“A long time ago, there lived a human being who always went out of his way to help the people of his village.
“When the elders could no longer hunt for themselves, he would bring them food.
“A young couple getting married could count on him to help make their tipi poles and gather the hides needed to cover their lodge.
“If a child’s family was killed, he would take that child in and raise it as his own.
“And there were many more good deeds he performed that no one knew of, because he never sought praise or attention for his actions. Every day he remained alert to what he could do to help his tribe, and he did so with good humor and enthusiasm.
“Many years went by in this way and all the while the Creator watched this man and took note of his virtues.
“At long last, when the man’s hair had turned to snow, and the days ahead were becoming fewer, the Creator thought, ‘All these years I’ve watched him help my people. I could use someone like him to be helping out all the time. I’m going to immortalize him.’
“So the Creator turned the man into a cedar tree.”
Bear Heart continued:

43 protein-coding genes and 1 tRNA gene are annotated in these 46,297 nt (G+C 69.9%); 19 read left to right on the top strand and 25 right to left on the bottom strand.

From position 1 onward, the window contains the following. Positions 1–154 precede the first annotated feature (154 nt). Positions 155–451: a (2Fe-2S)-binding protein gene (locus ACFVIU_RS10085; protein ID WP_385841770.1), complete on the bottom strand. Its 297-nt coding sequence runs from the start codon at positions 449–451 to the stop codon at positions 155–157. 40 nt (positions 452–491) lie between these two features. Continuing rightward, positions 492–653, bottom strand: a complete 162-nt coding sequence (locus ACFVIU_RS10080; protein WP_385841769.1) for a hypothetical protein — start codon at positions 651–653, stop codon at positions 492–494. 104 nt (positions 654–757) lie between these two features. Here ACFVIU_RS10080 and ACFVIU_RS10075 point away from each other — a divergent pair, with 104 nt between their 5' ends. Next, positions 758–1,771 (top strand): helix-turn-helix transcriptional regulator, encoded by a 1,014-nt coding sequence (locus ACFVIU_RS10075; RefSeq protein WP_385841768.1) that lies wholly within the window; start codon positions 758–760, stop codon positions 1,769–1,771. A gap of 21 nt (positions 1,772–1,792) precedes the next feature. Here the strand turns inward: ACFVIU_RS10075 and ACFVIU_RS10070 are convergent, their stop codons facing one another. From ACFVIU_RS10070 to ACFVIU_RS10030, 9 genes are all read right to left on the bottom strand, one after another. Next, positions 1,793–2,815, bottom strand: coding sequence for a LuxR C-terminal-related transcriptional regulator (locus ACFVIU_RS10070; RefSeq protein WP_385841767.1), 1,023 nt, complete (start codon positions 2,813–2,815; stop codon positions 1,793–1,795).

“There are many uses for cedar — it stays green year round, so it can be gathered and dried at any time. Burning dried cedar on coals creates smoke and we can pray with that smoke — it carries our prayers up to the Heavens.
“When children are restless in a home, burning cedar calms them down.
“When you just don’t feel too good for hardly any reason at all, you can burn cedar in your home and you’ll feel better. The cedar already knows what’s needed to bring harmony because he was a man who knew how to help people.
“So that’s the story of cedar. He was a man once.” Story from here
Cedar is a holy tree to many people across this vast land known as North America (as demonstrated in the story above) and for good reason. Eastern White Cedar or more properly Thuja occidentalis, is a highly populous species inhabiting roughly from Maine to Minnesota and south to southwest Michigan with some satellite colonies as far south as Tennessee. But widely planted as an ornamental. For ease I will only be referring to the wild variety that is not contorted into an odd columnar shape.